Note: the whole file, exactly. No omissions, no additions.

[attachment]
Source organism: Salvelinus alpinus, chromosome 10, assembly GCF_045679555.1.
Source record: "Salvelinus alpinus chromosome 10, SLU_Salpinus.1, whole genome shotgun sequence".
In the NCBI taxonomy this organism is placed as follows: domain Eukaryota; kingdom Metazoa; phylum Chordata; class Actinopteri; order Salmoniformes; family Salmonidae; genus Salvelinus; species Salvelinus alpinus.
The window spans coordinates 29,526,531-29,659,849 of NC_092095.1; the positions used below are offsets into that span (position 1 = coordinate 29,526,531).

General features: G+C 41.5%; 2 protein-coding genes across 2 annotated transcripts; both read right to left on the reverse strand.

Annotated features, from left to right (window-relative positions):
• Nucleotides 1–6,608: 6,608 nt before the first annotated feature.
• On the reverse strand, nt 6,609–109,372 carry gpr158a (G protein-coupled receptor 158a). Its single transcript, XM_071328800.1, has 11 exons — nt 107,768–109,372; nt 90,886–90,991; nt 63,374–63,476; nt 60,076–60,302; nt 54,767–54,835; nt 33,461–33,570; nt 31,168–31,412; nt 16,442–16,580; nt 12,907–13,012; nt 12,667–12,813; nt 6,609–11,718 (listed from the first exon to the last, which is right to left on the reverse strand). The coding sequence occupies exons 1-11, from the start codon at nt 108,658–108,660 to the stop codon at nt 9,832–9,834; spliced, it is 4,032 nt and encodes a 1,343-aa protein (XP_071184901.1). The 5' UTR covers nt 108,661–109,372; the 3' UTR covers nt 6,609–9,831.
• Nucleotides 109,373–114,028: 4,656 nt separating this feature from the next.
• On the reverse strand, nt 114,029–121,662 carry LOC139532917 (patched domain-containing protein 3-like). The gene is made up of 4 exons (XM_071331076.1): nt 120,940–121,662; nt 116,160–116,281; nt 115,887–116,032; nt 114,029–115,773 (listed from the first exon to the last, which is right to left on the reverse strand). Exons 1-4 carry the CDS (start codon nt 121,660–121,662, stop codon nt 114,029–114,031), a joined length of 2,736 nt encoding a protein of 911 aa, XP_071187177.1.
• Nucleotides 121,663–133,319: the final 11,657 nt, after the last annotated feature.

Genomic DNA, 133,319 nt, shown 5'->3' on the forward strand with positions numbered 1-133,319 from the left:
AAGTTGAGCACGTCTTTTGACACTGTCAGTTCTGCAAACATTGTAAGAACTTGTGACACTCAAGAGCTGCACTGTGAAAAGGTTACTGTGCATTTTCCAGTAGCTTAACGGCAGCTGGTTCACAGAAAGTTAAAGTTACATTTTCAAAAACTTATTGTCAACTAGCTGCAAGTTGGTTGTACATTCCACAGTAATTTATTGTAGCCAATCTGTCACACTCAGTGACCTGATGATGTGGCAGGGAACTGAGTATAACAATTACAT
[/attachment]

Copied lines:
Source organism: Salvelinus alpinus, chromosome 10, assembly GCF_045679555.1.
Source record: "Salvelinus alpinus chromosome 10, SLU_Salpinus.1, whole genome shotgun sequence".
In the NCBI taxonomy this organism is placed as follows: domain Eukaryota; kingdom Metazoa; phylum Chordata; class Actinopteri; order Salmoniformes; family Salmonidae; genus Salvelinus; species Salvelinus alpinus.
The window spans coordinates 29,526,531-29,659,849 of NC_092095.1; the positions used below are offsets into that span (position 1 = coordinate 29,526,531).

General features: G+C 41.5%; 2 protein-coding genes across 2 annotated transcripts; both read right to left on the reverse strand.

Annotated features, from left to right (window-relative positions):
• Nucleotides 1–6,608: 6,608 nt before the first annotated feature.
• On the reverse strand, nt 6,609–109,372 carry gpr158a (G protein-coupled receptor 158a). Its single transcript, XM_071328800.1, has 11 exons — nt 107,768–109,372; nt 90,886–90,991; nt 63,374–63,476; nt 60,076–60,302; nt 54,767–54,835; nt 33,461–33,570; nt 31,168–31,412; nt 16,442–16,580; nt 12,907–13,012; nt 12,667–12,813; nt 6,609–11,718 (listed from the first exon to the last, which is right to left on the reverse strand). The coding sequence occupies exons 1-11, from the start codon at nt 108,658–108,660 to the stop codon at nt 9,832–9,834; spliced, it is 4,032 nt and encodes a 1,343-aa protein (XP_071184901.1). The 5' UTR covers nt 108,661–109,372; the 3' UTR covers nt 6,609–9,831.
• Nucleotides 109,373–114,028: 4,656 nt separating this feature from the next.
• On the reverse strand, nt 114,029–121,662 carry LOC139532917 (patched domain-containing protein 3-like). The gene is made up of 4 exons (XM_071331076.1): nt 120,940–121,662; nt 116,160–116,281; nt 115,887–116,032; nt 114,029–115,773 (listed from the first exon to the last, which is right to left on the reverse strand). Exons 1-4 carry the CDS (start codon nt 121,660–121,662, stop codon nt 114,029–114,031), a joined length of 2,736 nt encoding a protein of 911 aa, XP_071187177.1.
• Nucleotides 121,663–133,319: the final 11,657 nt, after the last annotated feature.

Genomic DNA, 133,319 nt, shown 5'->3' on the forward strand with positions numbered 1-133,319 from the left:
AAGTTGAGCACGTCTTTTGACACTGTCAGTTCTGCAAACATTGTAAGAACTTGTGACACTCAAGAGCTGCACTGTGAAAAGGTTACTGTGCATTTTCCAGTAGCTTAACGGCAGCTGGTTCACAGAAAGTTAAAGTTACATTTTCAAAAACTTATTGTCAACTAGCTGCAAGTTGGTTGTACATTCCACAGTAATTTATTGTAGCCAATCTGTCACACTCAGTGACCTGATGATGTGGCAGGGAACTGAGTATAACAATTACAT